I majored in graphic design at the university and learned photography at the same time. After graduating, I got a job as a designer at an advertising agency, and changed the job to the advertising and the public relations of the optical manufacturer. Then, I have seriously started making photography artworks.
My creating process is like a journey through the world I happened to fall in love with at the moment. And the journey is triggered by my memories, sentiments, thirstiness, or ambivalences deep inside of me. I feel, learn, and experience the world, and I extract my inner face. During the journey, a word finds me and starts stimulating my creative juice to flow to tell a story to be shared through my work.
In addition to various solo and group exhibitions not only domestically but also overseas, I have had actual achievements to be adopted by web magazines, winning awards, and being collected by an art museum and a photo foundation.
My dear Midori-San,
How have you been there since we last communicated?
I am still here and would like to ask you to wait for me for a while.
I want to reiterate how precious the moments I had with you are to me, as I look back over the five years we spent together while creating our works. I remember you said ‘thank you’ at times, but I am wondering how many times I said it to you, so I am writing you this letter.
I love your ‘SOMEBANA’ works, which are fabricated from your sensitive mind and fingers. It was five years ago, in the winter of 2015, when you asked me to join you in your work based on the theme of Prayer, I was absolutely thrilled. At the same time, however, I was shocked and lost for words upon your confession of having stage-3 cancer. “God knows my way to go from now on.” You simply added the phrase ---- as if you were trying to ease my silence. You always seemed to be imperturbably calm to me, and I assumed it was because you held certain prayers inside. I remember, I once asked what prayer meant to you. Your answer was “Prayer means dialogue with God, and my flowers embody it.” I am not sure I could understand it instantly, but I was mysteriously moved on the spot.
I visited Nagatsuka Monastery in Hiroshima, which you introduced me to, and at that time, my purpose was to try to find and understand the meaning of prayer for me. I spent days there, in a calm and silent environment surrounded by forest.
I tried to speak to myself, and seek my innermost essence. I think I could have experienced moments of being filled with gratitude, and I sometimes felt unstable arrogant emotions. I think that there, I discovered that prayer for me just meant my wishes. I knew I could do nothing for your fate. I have to admit, I was always frustrated that I had no power to change it and, as a result, I felt a tightness in my chest. One thing--just one thing--I could make up my mind there was that I would keep creating works with you, and keep dreaming a dream in which we share our joy in the accomplishment of our collaborations down the road. This finally made me feel like I was reaching prayer.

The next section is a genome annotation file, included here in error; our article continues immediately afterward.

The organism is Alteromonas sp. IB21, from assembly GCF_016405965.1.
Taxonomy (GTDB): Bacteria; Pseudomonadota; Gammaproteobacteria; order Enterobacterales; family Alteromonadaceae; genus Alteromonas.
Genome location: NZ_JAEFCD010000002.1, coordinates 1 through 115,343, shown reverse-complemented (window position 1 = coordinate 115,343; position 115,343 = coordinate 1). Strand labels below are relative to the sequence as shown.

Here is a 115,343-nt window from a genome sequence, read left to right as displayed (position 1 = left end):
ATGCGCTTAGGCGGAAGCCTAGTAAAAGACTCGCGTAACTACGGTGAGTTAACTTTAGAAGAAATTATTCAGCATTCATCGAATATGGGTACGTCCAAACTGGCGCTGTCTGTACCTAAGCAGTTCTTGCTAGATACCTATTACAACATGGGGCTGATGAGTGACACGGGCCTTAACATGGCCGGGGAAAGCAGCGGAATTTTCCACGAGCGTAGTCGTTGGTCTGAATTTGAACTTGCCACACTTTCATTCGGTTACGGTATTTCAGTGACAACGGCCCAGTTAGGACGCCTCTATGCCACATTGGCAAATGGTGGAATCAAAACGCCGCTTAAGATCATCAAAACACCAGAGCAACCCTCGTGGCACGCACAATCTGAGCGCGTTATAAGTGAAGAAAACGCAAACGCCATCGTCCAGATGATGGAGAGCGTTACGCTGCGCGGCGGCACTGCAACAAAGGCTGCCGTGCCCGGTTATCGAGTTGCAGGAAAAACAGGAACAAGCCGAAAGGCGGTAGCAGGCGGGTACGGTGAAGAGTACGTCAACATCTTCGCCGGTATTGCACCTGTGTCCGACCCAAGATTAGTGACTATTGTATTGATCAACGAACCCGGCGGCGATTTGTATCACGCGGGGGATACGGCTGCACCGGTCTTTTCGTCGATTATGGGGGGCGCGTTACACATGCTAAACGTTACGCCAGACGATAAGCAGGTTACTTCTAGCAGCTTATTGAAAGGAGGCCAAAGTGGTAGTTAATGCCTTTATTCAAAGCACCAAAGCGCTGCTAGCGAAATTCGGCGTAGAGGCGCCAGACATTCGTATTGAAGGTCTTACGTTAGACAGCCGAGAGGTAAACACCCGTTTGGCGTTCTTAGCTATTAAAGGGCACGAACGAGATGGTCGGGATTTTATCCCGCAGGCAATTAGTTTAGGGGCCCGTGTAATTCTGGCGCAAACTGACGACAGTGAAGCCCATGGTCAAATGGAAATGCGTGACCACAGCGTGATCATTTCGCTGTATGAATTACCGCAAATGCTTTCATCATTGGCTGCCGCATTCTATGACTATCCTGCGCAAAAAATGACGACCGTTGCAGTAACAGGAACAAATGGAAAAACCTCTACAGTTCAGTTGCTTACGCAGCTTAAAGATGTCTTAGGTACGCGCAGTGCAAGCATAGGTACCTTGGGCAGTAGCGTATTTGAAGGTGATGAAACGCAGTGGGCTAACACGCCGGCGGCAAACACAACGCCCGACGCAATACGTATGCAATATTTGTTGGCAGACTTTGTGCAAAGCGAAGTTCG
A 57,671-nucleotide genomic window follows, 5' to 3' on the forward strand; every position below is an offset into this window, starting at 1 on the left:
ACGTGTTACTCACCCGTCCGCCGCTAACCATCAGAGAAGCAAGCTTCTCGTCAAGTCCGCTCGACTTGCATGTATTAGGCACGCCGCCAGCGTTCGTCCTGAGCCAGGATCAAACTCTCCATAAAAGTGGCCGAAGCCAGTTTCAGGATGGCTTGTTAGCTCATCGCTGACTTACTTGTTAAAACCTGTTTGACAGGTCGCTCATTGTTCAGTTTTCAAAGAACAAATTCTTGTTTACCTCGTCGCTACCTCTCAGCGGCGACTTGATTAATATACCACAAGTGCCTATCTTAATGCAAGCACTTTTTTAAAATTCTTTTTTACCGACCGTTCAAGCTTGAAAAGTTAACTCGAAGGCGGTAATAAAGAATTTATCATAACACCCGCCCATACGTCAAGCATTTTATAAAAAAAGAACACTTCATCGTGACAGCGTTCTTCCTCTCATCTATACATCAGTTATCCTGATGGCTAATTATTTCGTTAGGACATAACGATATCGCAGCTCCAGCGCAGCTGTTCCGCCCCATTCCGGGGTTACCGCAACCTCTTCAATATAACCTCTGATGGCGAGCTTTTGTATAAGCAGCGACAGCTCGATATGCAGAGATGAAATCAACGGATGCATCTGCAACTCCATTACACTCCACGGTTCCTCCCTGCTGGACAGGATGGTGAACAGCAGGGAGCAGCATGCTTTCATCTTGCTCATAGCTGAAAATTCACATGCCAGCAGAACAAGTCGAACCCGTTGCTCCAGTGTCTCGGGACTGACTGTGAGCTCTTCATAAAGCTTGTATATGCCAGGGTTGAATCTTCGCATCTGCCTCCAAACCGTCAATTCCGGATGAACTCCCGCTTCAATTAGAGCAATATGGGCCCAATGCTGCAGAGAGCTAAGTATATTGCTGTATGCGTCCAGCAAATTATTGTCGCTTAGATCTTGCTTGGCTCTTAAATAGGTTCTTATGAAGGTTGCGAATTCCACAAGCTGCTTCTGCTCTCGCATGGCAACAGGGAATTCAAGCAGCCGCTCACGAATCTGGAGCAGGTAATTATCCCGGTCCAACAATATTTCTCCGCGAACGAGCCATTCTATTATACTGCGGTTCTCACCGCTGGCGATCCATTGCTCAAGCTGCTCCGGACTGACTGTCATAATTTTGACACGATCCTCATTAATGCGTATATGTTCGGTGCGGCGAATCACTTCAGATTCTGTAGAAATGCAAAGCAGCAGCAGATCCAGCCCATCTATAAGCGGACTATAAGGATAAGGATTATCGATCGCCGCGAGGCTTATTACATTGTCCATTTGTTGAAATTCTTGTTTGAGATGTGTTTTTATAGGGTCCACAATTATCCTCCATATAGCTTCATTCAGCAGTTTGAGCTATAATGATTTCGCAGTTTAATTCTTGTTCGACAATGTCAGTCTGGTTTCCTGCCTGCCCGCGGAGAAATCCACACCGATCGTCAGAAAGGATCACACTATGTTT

The monastery had many windows, and I stared at the holy, transparent streams of light they emitted, timelessly.
Your delight with the title of our work that I sent you never leaves my memory, and shortly returned, saying, ‘Souls never die.’ I hope you are also looking forward to meeting me, and just in case, I would like to make extra sure to let you know that you have to be prepared for my many questions that go along with my many thanks from the bottom of my heart.
"Hello, I am Michiko Chiyoda. I am very happy that I can introduce my latest work. It is ‘the’ story of my friend and myself. She was a Christian living in Hiroshima and an artist of creating beautiful flowers from fabric. Four years ago, I took a role of a photographer to document her work. The theme of her work was “prayer.” At that time, she was fighting her illness, but she still managed to continue with her work, and was always in calm and peace. I was so moved by that. It was because of the prayer in the core of her mind, I believed. I asked her what prayer meant to you. Her answer was “Prayer means dialogue with God, and my flowers embody it.” I visited Nagatsuka Monastery in Hiroshima which she was associated with, to touch where her belief came from. And I have to say that I could just find it hard for me. But when I came to feel my intention to keep creating works with her, no matter what the consequence of her illness, one thing came clear to me was that I could keep it as a dream. The pictures here were taken at the Monastery. I added them some technical arrangements for realizing my impression of the holy place. I'm so glad that you appreciate this work. Thank you very much"
Music: Atelier Amacha